On May 2, 2022, 1 day short of the 12-year anniversary of Love’s murder, the jury in the wrongful death case found that Huguely’s willful and wanton misconduct caused Love’s death and awarded $15 million in damages. The finding of willful and wanton misconduct, as opposed to simple negligence, is legally significant because it makes the $15 million judgment non-dischargeable in bankruptcy.
$15 Million Verdict is Likely Uncollectible Judgement
Love’s family will most likely never collect any of the $15 million judgment entered against Huguely in the wrongful death case. In civil cases, like wrongful death actions, judgments awarding millions in damages are often worthless unless the defendant is wealthy or there is insurance coverage to pay for it.
Huguely is currently in prison so he obviously has no income or assets to pay for even a fraction of the $15 million that he now owes to Love’s mother and sister. His family may have money, but the judgment was entered against George Huguely, not against his family. The $15 million judgment will not expire and Huguely will not be able to get rid of it by filing bankruptcy, so he will basically have an outstanding debt of $15,000,000 when he gets out of prison in 2030 and for the rest of his life.
When a judgment is awarded in a civil lawsuit, it is up to the plaintiff to enforce the collection of the judgment from the defendant. After entering the judgment, the court itself does not do anything to enforce it. There are various legal proceedings and tools that judgment creditors can utilize to legally force payment from the defendant. For example, a judgment creditor can go after the defendant’s financial assets such as bank accounts, investment accounts, etc. For this to work, however, you need to identify what accounts the defendant has and they need to have money in them.
Another option for forcibly collecting on a judgment is to get a wage garnishment. If the defendant has a job and is getting paid as a W2 employee with tax withholding, a judgment creditor can get an order from the court directing the employer to withhold or “garnish” a certain amount of money from the defendant’s paychecks. That money is then disbursed to pay off the judgment. This does NOT mean judgment creditors can take every penny a defendant earns. There are strict legal limits on the maximum amount of money that can be taken out of a debtor’s paycheck for a wage garnishment. Usually, only 25% of the debtor’s “disposable earnings” can be garnished. Wage garnishments have other limitations also. They are only effective if the defendant has a steady job with W2 income.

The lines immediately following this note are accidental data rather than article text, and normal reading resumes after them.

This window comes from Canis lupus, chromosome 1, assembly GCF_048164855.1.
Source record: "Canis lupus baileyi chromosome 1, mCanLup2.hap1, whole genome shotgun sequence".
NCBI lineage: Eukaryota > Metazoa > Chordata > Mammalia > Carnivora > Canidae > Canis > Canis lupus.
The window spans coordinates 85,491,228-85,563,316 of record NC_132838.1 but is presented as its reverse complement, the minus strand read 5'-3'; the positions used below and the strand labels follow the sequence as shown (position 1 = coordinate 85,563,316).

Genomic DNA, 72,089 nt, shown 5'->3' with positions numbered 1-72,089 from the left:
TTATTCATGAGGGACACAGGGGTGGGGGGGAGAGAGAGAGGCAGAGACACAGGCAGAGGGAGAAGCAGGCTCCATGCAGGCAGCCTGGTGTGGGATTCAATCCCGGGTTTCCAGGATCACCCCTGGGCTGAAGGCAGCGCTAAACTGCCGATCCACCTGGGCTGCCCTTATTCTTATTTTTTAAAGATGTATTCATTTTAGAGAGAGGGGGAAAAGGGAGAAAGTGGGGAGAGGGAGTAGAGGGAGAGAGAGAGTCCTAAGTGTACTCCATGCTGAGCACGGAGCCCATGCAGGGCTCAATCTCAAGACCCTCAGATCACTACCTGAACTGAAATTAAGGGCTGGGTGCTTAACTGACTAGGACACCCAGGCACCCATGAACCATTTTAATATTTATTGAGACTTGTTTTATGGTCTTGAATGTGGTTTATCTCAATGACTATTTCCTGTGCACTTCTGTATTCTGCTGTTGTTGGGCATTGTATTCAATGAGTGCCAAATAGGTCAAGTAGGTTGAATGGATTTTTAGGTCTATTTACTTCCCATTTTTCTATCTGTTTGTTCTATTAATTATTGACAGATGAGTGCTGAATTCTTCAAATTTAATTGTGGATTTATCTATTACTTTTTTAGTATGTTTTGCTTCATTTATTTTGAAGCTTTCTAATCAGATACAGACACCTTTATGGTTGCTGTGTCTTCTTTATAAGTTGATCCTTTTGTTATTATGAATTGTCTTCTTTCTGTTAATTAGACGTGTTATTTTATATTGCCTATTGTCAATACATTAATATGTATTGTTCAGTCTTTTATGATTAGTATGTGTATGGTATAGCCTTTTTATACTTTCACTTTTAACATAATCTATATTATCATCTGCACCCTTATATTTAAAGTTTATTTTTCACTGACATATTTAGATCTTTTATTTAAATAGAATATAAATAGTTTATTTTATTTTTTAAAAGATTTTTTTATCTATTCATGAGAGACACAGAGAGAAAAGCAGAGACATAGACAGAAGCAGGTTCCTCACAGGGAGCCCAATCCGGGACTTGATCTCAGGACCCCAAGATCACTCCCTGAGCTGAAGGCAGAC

So what are the prospects for Love’s family getting any of the $15 million? Not very good. When Huguely gets out in 2030 he will obviously have no financial assets to go after, so attaching his bank accounts won’t be worthwhile. Even if he does get money at some point he will take steps to conceal it. If Huguely is able to find a good-paying regular job, Love’s family can obviously garnish his wages and collect maybe $400-$600 a month for the next 20 years. Unfortunately, the job prospects for a notorious convicted murderer like Huguely are not going to be very good.
The best chance Love’s family has for collecting any significant amount of the $15 million judgment is if Huguely receives some type of inheritance when his parents or another family member pass away. Of course, there is no guarantee of that ever happening and it would probably be decades from now.